were no tables free, so instead we went back for a last dinner in our campervan - daddy's pasta special! Mummy was trying to feed me all sorts of things. The pasta pieces were fun to pick up, but I was too tired to eat much. I was so tired, but I didn't want to sleep because mummy and daddy were up. So, when mummy put me in my cot to sleep, I stood up and smiled at her. I think when I smile, mummy and daddy sometimes let me do what I want. 😊
Saturday 14 October
When I woke up, daddy took me for a walk along the edge of a big lake. It was a little cold and the wind blew in my eyes, but it was a great way to wake up. We saw kids arriving in campervans amid the set-up of sailing boats. I thought that we might have a sail!
It wasn't to be. After a brief breakfast we drove back to Vasco and Alina's house. I'm so happy to return here, not just because I like these people, but also because they have a big floor to move around on and
lots of toys to play with again! I was just settling in to have some play time and cuddles, when I was put into my jacket again. We were going for a walk around the capital of Bulgaria, Sophia. What a city! There were so many stately buildings and ruins and lavish churches and mosques!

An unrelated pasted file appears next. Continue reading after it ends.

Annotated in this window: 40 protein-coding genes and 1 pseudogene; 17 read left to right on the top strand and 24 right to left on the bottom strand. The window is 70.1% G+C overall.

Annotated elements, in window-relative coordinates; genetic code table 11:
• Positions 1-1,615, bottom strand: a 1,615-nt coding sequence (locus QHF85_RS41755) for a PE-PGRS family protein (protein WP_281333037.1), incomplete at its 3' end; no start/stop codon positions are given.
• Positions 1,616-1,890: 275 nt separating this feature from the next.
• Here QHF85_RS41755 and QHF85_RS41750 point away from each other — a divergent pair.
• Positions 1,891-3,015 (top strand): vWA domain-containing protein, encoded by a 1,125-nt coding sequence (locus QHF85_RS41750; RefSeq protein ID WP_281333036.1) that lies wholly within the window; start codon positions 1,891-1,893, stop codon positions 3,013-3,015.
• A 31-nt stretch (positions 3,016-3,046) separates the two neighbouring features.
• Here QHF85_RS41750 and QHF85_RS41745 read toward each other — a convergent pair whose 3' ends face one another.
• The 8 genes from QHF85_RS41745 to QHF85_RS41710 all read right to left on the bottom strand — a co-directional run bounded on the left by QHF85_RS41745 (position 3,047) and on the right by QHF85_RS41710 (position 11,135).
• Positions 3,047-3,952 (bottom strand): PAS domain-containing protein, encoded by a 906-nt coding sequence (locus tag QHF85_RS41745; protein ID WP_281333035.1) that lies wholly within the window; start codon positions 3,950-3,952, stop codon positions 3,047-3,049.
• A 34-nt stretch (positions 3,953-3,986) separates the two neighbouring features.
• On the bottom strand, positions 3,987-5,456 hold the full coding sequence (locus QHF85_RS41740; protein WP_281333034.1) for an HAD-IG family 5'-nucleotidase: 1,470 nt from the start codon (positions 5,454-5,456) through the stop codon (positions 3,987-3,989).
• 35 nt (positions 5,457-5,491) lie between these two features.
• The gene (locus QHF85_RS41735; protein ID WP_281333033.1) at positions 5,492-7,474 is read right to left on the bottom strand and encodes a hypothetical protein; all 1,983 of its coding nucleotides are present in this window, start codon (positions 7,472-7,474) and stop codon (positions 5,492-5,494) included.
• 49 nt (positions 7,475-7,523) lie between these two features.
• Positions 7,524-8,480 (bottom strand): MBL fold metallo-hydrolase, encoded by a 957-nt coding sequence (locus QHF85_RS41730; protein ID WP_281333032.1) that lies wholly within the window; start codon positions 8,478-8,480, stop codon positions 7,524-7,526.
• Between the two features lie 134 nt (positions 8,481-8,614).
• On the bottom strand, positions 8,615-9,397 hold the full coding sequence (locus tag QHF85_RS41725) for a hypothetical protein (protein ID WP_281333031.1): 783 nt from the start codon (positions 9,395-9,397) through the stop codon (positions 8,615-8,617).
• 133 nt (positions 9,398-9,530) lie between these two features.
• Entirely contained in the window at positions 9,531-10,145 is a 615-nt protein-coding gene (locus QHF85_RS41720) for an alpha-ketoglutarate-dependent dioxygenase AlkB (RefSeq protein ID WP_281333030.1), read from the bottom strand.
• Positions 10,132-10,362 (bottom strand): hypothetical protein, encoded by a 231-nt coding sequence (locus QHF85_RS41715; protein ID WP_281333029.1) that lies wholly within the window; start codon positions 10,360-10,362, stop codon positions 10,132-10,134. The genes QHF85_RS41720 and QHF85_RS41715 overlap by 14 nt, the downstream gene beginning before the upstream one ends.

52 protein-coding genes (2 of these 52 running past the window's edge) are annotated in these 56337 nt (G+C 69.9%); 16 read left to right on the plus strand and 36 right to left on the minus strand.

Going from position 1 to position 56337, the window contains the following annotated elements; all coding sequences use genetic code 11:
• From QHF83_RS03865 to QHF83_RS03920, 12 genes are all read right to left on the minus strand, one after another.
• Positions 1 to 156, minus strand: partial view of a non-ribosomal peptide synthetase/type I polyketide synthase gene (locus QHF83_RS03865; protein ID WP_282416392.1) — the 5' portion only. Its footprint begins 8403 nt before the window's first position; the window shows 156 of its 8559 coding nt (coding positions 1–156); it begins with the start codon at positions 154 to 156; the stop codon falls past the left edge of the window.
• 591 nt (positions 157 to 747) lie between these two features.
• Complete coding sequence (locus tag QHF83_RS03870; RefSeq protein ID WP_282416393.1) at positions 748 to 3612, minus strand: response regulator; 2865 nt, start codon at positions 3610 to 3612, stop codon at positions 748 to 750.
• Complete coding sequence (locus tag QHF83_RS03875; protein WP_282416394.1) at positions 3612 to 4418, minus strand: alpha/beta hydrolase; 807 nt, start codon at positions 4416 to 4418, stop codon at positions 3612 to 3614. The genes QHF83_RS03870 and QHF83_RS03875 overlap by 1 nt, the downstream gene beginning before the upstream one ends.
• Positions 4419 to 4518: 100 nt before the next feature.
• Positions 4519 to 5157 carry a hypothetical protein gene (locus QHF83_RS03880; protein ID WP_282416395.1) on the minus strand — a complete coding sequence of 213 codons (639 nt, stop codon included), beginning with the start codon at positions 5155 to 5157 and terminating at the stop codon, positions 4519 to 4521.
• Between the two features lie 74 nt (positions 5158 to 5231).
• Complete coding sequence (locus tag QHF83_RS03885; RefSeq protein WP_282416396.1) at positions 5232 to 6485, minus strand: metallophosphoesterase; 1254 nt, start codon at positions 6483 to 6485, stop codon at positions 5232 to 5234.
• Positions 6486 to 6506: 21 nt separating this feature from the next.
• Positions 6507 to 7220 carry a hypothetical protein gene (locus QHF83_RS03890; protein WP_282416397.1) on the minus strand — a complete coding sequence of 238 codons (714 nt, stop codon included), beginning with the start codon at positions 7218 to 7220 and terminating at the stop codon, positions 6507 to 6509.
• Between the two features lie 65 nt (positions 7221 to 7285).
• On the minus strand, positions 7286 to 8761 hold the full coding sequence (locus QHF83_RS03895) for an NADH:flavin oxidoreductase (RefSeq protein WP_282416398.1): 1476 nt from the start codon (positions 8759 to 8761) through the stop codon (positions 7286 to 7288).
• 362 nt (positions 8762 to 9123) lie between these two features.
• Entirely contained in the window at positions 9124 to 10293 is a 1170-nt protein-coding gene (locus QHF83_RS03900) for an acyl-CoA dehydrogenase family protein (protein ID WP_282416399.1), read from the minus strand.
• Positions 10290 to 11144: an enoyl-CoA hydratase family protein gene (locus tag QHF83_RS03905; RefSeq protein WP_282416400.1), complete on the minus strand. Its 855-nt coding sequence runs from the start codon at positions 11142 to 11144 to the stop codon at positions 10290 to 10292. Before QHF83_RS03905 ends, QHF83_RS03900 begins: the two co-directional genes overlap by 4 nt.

The Central Basilica was enormous (and beautiful), but had a funny history. It was built as a monument to Russia's liberation of Bulgaria ... which was not so much a liberation, Vasco hinted, but an invasion. In the much older Orthodox church, the byzantine past was visible on the walls and ceilings, whilst great glass vaults gave glimpses of the Roman ruins that the church was built upon. There, we witnessed several weddings in progress, and we all walked in to take a look at one! They have a funny tradition of putting a crown on the bride and groom's head, and then the crowns are kissed and swapped. I don't think mummy and daddy did that at their wedding.
I didn't really like the controversial statue of one of the Tsars. I was a bit scared as his eyes glow green at
night and stare straight at you! Apparently it is a symbol commemorating that when his army was defeated, the victors burned one or both eyes of all his men - how gruesome!
Daddy was transfixed by the central square with its numerous huge "Russian" styled administrative buildings, and others with highly classically aesthetic design (Austrian commissioned) eg, Sophia university and the Opera house. He said this array of buildings exemplified the 'deep history of the place' and how the cover of a "soviet" past can make one forget the huge wealth of riches that this land once had - superbly wealthy and the centre of commerce for centuries, and then for just over half a century a "stilled" culture before capitalism will have its dabble and resultant effects.